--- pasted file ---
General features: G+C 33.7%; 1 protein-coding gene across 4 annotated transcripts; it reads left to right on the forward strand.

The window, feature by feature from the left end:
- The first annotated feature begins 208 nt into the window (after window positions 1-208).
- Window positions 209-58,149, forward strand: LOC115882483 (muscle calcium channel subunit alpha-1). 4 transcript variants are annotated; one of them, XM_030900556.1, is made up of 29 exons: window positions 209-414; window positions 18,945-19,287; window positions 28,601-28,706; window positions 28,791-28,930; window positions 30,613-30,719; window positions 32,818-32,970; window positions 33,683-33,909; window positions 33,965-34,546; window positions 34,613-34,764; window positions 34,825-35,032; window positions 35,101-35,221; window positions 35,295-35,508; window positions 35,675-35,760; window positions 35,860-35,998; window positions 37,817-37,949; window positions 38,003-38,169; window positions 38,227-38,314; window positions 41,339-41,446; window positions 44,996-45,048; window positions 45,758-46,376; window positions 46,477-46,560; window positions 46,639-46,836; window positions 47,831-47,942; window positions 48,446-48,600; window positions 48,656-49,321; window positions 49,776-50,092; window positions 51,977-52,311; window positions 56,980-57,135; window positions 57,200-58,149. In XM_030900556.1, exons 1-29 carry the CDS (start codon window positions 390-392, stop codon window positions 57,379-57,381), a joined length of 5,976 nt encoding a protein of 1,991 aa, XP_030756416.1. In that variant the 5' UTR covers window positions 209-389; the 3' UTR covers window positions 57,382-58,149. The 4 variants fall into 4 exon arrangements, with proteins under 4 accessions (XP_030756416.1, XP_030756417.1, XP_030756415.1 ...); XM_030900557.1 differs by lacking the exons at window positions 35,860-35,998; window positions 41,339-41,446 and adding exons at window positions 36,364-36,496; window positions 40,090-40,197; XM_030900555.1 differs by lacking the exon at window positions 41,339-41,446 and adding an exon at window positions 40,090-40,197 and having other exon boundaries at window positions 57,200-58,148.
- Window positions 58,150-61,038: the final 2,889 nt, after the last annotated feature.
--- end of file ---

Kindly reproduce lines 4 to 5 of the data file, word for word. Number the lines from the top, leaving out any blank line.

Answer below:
- Window positions 209-58,149, forward strand: LOC115882483 (muscle calcium channel subunit alpha-1). 4 transcript variants are annotated; one of them, XM_030900556.1, is made up of 29 exons: window positions 209-414; window positions 18,945-19,287; window positions 28,601-28,706; window positions 28,791-28,930; window positions 30,613-30,719; window positions 32,818-32,970; window positions 33,683-33,909; window positions 33,965-34,546; window positions 34,613-34,764; window positions 34,825-35,032; window positions 35,101-35,221; window positions 35,295-35,508; window positions 35,675-35,760; window positions 35,860-35,998; window positions 37,817-37,949; window positions 38,003-38,169; window positions 38,227-38,314; window positions 41,339-41,446; window positions 44,996-45,048; window positions 45,758-46,376; window positions 46,477-46,560; window positions 46,639-46,836; window positions 47,831-47,942; window positions 48,446-48,600; window positions 48,656-49,321; window positions 49,776-50,092; window positions 51,977-52,311; window positions 56,980-57,135; window positions 57,200-58,149. In XM_030900556.1, exons 1-29 carry the CDS (start codon window positions 390-392, stop codon window positions 57,379-57,381), a joined length of 5,976 nt encoding a protein of 1,991 aa, XP_030756416.1. In that variant the 5' UTR covers window positions 209-389; the 3' UTR covers window positions 57,382-58,149. The 4 variants fall into 4 exon arrangements, with proteins under 4 accessions (XP_030756416.1, XP_030756417.1, XP_030756415.1 ...); XM_030900557.1 differs by lacking the exons at window positions 35,860-35,998; window positions 41,339-41,446 and adding exons at window positions 36,364-36,496; window positions 40,090-40,197; XM_030900555.1 differs by lacking the exon at window positions 41,339-41,446 and adding an exon at window positions 40,090-40,197 and having other exon boundaries at window positions 57,200-58,148.
- Window positions 58,150-61,038: the final 2,889 nt, after the last annotated feature.